Malbec may not be the most popular red grape varietal, but it is surely gaining popularity due to its drinkability and quality to price ratio. Malbec came to Argentina in the late nineteenth century, before the Phylloxera epidemic punished European vineyards, necessitating grafting of fruiting wood onto rootstocks that aren't native to Europe. In Argentina, which was never subject to the epidemic, most of these vines are not grafted. Instead, vines grow on their own roots. But if escaping the blight of Phylloxera provided a start, the key reasons for the recent emergence of the grape are improvements both to viticulture and vinification.
This Malbec, by famed Argentine producer Hector Durigutti, opens with a dark and luscious shade of deep purple. Blunt legs form slowly on the side of your glass indicating intense extraction. Your nose may sense concentrated aromas of dark purple fruits, plums, and macerated blackberries. A hint of fall spice sneaks through. On the palate, the wine delivers soft tannins with flavors of strawberry and notes of fresh Mediterranean herbs.
89 pts. Robert Parker’s Wine Advocate.
Cabernet Sauvignon fares best in warmer climates, and benefits from a long ripening season. Cabernet Sauvignon takes equally well to Mendoza’s desert climate, lean soils and high altitude. As this bottling shows, in the hands of talented winemakers, the varietal is as intense and complex as Cabernet from anywhere in the world.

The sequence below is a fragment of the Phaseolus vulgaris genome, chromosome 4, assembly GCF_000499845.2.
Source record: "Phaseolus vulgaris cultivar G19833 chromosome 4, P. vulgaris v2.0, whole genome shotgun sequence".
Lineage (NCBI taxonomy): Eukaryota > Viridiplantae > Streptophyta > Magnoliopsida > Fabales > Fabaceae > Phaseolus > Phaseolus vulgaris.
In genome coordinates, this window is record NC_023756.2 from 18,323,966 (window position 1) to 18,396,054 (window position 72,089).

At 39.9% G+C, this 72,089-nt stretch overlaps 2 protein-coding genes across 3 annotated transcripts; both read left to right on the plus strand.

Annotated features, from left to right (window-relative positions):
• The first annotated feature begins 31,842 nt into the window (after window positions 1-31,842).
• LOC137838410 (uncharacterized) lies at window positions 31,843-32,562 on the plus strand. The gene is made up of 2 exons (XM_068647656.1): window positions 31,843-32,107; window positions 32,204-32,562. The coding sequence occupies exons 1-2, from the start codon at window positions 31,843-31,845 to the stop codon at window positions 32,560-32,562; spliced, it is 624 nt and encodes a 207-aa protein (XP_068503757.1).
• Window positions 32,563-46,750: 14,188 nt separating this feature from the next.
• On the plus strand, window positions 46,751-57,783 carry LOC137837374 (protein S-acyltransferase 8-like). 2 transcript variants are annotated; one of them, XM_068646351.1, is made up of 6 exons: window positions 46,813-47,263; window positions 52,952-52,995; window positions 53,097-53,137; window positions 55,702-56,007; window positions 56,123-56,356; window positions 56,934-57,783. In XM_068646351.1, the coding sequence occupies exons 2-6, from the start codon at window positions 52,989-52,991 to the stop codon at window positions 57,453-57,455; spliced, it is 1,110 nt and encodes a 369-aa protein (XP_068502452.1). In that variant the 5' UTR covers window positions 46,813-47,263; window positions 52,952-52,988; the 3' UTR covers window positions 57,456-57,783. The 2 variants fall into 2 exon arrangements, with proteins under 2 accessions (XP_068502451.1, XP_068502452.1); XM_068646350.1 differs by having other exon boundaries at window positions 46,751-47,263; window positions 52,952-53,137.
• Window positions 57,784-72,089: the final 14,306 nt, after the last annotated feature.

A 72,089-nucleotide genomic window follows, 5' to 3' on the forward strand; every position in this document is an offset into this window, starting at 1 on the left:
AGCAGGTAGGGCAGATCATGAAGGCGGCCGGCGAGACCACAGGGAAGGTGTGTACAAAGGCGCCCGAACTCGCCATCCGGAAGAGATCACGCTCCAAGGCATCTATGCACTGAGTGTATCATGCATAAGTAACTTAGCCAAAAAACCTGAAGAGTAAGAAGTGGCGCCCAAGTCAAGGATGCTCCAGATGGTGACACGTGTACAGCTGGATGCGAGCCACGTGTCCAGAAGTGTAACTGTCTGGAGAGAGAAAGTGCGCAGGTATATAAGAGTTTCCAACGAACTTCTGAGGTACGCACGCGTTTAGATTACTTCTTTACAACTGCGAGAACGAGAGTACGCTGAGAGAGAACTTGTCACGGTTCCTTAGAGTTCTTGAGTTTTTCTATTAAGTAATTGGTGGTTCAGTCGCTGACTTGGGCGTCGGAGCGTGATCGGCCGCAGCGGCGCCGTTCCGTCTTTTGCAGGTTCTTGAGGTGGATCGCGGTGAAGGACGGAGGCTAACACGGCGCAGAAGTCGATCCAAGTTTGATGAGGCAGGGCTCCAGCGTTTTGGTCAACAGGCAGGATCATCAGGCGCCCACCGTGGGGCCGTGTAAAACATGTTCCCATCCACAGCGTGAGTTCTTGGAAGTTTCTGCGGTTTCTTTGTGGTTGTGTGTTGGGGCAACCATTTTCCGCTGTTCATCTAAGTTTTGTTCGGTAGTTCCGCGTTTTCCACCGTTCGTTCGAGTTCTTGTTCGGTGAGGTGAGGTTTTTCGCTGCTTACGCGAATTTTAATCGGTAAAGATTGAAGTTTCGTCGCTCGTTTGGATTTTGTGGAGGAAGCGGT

Durigutti’s Cabernet opens with classic aromas of dark cassis and blackberry liqueur. Your palate might sense a subtle sweetness, which reflects the structure of the tannins. A velvety texture develops into a long and lingering finish with beautiful touches of blackberries, violets and cherries.
2009 Vintage - 90pt rating from Stephen Tanzer’s International Wine Cellar.
"Napa Valley and Carneros had an especially cool 2010, which delayed the start of the growing season. A brief, late-season heat spike pushed ripening the other way, resulting in some areas having both ripe and not-quite-ripe fruit. Wineries that were able to thin out the affected grapes often produced well-made wines; on the other hand, some winery offerings showed a touch of green fruit." - San Francisco Chronicle Starmont used this growing season to make a stellar Chardonnay.
This beautiful winery featuring a gorgeous lavender garden is set in Bennett Valley, Sonoma, California. “Bennett Valley is as unique as its three mountains – Sonoma, Bennett and Taylor – that capture fog and a cool air stream from the Pacific Ocean, making the temperature profile similar to that of the Russian River Valley. This cooling effect, called the Petaluma Wind Gap, produces a long growing season that’s ideal for grapevines, allowing them to be unhurried, yet hard-working.” – Matanza’s Creek Winery. This Sauvignon Blanc expresses the grape's natural aromatics, an intensely perfumed fresh bouquet of lime, bright pink grapefruit and lemon thyme. Texture was added to the palate by aging a small percentage in fine grain French oak. There are hints of green melon, pear and papaya on the palate. A medium bodied, and fresh food-friendly wine.